Stowe, Vermont 05672
Maple Ridge Trail webpage
Mount Mansfield webpage
Mount Mansfield map
Also, see Mount Mansfield
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One of the lesser-traveled approaches to Mount Mansfield, the hike up Maple Ridge is a strenuous climb up varied terrain. From the parking lot on Stevensville Road, hike due east along the road for 0.2 mile. Turn left at the first trail junction, and continue straight on the Frost Trail.
From here, the trail climbs in earnest toward the spine of Maple Ridge. From the first rock-outcropping overlook, the hike traverses a mix of dense forest and exposed rock marked by blazes. Slightly technical spots (including “The Cut,” a narrow rock shelf, and “The Gap,” a manageable ledge jump) will keep you on your toes. Two miles into the hike, an optional 0.2-mile side trip climbs a rock scramble up to the Forehead, a broad rock outcropping viewpoint south of the Mansfield summit. This trip bypasses the detour and heads south on the Wampahoofus Trail, down-scrambling through more boulder obstacles to Butler Lodge, a cabin shelter maintained by the Green Mountain Club.
The downhill return trip to the trailhead on Butler Lodge Trail is mellow compared to the ascent: a gradual singletrack trek through hardwood forest (and a leaf-peeping wonderland during peak foliage).
From Maple Ridge Trail webpage
About Mount Mansfield
Mount Mansfield is the highest mountain in Vermont with a summit that peaks at 4,395 feet above sea level. The summit is located within the town of Underhill in Chittenden County; the ridgeline, including some secondary peaks, extends into the town of Stowe in Lamoille County, and the mountain’s flanks also reach into the town of Cambridge.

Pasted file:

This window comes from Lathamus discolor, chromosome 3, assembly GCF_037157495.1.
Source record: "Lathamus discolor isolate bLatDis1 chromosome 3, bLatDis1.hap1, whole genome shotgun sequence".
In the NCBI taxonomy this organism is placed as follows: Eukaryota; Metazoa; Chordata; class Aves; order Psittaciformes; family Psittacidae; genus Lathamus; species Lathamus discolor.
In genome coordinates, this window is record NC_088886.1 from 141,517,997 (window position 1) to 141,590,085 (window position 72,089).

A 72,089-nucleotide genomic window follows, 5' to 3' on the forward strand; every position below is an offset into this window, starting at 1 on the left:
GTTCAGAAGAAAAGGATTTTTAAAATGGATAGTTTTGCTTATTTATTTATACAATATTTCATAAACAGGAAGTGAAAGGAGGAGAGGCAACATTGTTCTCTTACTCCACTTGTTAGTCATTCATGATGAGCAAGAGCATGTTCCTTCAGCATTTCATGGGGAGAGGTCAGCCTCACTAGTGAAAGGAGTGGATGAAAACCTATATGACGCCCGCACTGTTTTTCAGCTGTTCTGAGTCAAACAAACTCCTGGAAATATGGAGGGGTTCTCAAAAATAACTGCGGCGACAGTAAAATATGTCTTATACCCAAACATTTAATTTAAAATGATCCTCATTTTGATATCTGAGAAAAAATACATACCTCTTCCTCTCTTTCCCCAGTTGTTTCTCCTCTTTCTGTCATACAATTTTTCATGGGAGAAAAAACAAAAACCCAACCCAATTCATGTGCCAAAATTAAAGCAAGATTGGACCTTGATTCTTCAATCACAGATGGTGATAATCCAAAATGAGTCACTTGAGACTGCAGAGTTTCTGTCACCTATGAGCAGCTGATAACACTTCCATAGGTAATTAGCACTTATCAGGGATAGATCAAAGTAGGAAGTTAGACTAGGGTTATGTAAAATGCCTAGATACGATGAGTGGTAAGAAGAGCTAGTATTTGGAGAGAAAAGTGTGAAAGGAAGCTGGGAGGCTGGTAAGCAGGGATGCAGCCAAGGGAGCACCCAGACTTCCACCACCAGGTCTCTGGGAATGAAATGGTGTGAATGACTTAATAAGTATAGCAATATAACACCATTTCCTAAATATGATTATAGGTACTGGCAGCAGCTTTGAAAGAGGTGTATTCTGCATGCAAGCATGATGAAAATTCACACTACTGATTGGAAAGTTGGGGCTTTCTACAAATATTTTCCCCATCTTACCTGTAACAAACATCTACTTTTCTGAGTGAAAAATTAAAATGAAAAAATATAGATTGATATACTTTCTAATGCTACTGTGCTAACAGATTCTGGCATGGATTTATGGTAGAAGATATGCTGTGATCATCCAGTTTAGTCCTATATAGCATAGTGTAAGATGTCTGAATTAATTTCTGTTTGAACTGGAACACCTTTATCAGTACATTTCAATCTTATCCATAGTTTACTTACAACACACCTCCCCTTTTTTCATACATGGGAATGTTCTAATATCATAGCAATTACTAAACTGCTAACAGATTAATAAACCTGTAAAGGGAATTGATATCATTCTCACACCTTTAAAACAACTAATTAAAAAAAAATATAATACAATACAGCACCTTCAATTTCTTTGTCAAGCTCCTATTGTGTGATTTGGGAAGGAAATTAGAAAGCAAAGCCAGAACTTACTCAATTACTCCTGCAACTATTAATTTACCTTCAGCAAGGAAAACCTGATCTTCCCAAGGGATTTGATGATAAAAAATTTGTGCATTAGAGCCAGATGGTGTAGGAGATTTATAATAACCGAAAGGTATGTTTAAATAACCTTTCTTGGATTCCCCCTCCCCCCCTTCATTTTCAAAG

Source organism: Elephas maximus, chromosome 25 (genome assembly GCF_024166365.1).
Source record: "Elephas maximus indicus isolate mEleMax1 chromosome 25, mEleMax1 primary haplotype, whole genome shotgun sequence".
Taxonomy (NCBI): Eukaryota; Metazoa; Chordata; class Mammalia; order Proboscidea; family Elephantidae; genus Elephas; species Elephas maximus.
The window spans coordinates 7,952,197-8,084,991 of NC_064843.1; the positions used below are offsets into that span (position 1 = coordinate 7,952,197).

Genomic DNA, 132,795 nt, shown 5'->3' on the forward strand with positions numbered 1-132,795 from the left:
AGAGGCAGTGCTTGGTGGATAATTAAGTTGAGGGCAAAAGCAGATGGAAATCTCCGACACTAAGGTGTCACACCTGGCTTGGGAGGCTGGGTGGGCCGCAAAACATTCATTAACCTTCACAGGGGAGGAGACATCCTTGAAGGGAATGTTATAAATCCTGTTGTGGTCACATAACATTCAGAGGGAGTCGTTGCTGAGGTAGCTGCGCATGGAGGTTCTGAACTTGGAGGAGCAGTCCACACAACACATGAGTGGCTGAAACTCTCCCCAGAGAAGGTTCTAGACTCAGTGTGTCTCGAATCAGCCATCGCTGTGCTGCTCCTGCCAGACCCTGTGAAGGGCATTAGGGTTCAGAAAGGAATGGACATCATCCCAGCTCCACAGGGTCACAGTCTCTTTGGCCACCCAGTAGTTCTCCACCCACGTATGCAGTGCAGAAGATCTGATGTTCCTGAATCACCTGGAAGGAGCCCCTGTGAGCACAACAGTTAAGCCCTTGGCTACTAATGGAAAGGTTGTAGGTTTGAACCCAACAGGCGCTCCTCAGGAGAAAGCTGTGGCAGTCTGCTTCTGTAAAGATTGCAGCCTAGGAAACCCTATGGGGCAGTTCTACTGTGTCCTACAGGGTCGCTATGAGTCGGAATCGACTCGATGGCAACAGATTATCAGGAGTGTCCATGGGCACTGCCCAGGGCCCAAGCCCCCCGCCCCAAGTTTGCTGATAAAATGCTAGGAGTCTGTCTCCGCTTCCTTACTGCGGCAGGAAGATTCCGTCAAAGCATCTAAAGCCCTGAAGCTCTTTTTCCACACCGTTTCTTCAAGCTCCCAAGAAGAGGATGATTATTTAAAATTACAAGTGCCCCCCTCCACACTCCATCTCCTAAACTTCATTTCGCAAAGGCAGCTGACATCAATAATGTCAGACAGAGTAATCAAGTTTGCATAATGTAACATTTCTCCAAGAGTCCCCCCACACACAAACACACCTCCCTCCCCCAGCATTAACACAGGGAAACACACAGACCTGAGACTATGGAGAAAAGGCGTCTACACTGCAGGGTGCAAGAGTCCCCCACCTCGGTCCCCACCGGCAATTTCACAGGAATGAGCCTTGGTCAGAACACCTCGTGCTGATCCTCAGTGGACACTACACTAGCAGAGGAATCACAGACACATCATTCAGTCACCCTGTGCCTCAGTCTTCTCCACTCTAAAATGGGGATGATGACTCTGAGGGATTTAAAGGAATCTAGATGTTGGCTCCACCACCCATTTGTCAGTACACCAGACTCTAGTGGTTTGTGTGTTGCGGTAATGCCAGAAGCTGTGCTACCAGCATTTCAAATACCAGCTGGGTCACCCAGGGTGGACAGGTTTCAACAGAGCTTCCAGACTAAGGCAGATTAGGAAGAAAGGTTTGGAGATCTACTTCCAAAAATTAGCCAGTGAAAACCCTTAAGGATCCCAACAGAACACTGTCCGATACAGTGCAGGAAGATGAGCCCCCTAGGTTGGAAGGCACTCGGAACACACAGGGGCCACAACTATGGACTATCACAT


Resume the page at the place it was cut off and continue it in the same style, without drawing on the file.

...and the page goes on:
When viewed from the east or west, this mountain has the appearance of a (quite elongated) human profile, with a distinct forehead, nose, lips, chin, and Adam’s apple. These features are most distinct when viewed from the east; unlike most human faces, the chin is the highest point.
Mount Mansfield is one of three spots in Vermont where true alpine tundra survives from the Ice Ages. A few acres exist on Camel’s Hump and Mount Abraham nearby and to the south, but Mount Mansfield’s summit still holds about 200 acres. In 1980, the Mount Mansfield Natural Area was designated as a National Natural Landmark by the National Park Service.
Located in Mount Mansfield State Forest, the mountain is used for various recreational and commercial purposes. “The Nose” is home to transmitter towers for a number of regional radio and TV stations. There are many hiking trails, including the Long Trail, which traverses the main ridgeline. In addition, the east flank of the mountain is used by the Stowe Mountain Resort for winter skiing. A popular tourist activity is to take the 4.5-mile toll road (a steep, mostly unpaved road with several hairpin turns) from the Stowe Base Lodge to “The Nose” and then hike along the ridge to “The Chin.”